On Wednesday, February 11, the Maine Legislature’s State and Local Government Committee will consider LD 107, which seeks to recognize the Labrador Retriever as the Official State Dog of Maine. If LD 107 is enacted, Maine will be the twelfth U.S. state to name a purebred dog as its state dog. Maine residents in support of the legislation, not only as a celebration of Labradors but also as a celebration of purebred dogs, are encouraged to contact the members of the State and Local Government Committee to express their support.
The Labrador Retriever is a gentle, intelligent and family-friendly Labrador Retriever was originally developed just up the coast from Maine in Newfoundland. The area was populated with small water dogs, that, when bred with Newfoundlands, produced a breed referred to as the St. John's Water Dog, a prototype for the Lab of today. Early in the 19th century, the Earl of Malmesbury reputedly saw one of the dogs of this type and had it imported; in 1830, the noted British sportsman Colonel Hawker referred to the Lab as "the best for any kind of shooting...generally black and no bigger than a Pointer, very fine in legs, with short, smooth hair...is extremely quick running, swimming, and fighting...and their sense of smell is hardly to be credited."
Initially, the dogs were not known as Labradors until the Duke of Malmesbury admitted that he "always called [his] Labrador dogs." However, the breed eventually died out in Newfoundland due to a heavy dog tax and quarantine law. Many Labs were interbred with other types of retrievers, but luckily, the breed prevailed and fanciers drew up a definitive standard. Accurate pedigrees of today's Labs go back as far as 1878. The Lab was recognized as a distinct breed by the English Kennel Club in 1903. The first registration of Labradors by the AKC was in 1917, and from the 1920s through the '30s, there was a great influx of British dogs that formed the backbone of the breed in this country.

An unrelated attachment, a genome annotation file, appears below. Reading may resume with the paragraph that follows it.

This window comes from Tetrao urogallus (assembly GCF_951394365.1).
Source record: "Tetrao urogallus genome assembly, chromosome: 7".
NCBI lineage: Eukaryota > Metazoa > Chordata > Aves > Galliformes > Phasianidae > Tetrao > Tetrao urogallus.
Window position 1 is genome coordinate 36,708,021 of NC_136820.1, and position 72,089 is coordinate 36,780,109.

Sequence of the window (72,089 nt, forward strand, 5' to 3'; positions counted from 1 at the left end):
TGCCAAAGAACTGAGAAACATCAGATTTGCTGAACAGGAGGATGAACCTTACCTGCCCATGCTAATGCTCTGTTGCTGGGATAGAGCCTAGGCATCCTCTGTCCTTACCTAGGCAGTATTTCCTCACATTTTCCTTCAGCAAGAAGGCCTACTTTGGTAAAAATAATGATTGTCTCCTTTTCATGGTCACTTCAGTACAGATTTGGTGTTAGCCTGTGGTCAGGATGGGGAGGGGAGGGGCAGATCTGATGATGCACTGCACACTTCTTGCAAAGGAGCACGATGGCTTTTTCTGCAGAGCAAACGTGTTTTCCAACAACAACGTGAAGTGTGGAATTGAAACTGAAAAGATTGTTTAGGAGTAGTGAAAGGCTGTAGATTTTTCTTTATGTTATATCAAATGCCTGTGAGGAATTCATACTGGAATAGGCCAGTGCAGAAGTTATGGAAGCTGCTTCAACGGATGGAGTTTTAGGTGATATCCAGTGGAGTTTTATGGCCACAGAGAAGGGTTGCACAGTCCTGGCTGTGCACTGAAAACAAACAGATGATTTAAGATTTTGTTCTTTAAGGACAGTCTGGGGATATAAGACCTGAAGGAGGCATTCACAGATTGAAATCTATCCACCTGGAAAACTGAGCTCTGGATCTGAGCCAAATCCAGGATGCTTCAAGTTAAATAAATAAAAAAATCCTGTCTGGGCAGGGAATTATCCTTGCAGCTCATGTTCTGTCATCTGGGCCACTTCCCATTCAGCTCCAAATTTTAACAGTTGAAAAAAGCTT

Labradors have continued to enjoy an unprecedented reign (to date, 25 years) as the most popular breed in the United States, according to AKC® registration statistics. This versatile hunting breed comes in three colors - yellow, black and chocolate - and because of his aptitude to please his master they excel as guide dogs for the blind, as part of search-and-rescue teams or in narcotics detection with law enforcement.
What You Can Do:
Maine residents in support of the legislation are encouraged to contact the members of the State and Local Government Committee to express their support.
Senator Michael Willette, Chair – Michael.Willette@legislature.maine.gov
Senator Nathan Libby – Nathan.Libby@legislature.maine.gov
Senator David Woodsome – David.Woodsome@legislature.maine.gov
Representative Roland Martin, Chair -- Danny.Martin@legislature.maine.gov
Representative Christopher Babbidge – Chris.Babbidge@legislature.maine.gov
Representative Mark Bryant – Mark.Bryant@legislature.maine.gov
Representative Donna Doore – Donna.Doore@legislature.maine.gov
Representative Jeffrey Evangelos – Jeffrey.Evangelos@legislature.maine.gov
Representative Randal Greenwood – Randall.Greenwood@legislature.maine.gov
Representative Richard Pickett – Richard.Pickett@legislature.maine.gov
Representative William Tuell – Will.Tuell@legislature.maine.gov
Representative Beth Turner – Beth.Turner@legislature.maine.gov
Committee Clerk Cassie Nixon – Cassie.Nixon@legislature.maine.gov
LD 107 Sponsor Senator David Dutremble -- David.Dutremble@legislature.maine.gov
For more information, contact AKC’s Government Relations Department at 919-816-3720, or email email@example.com.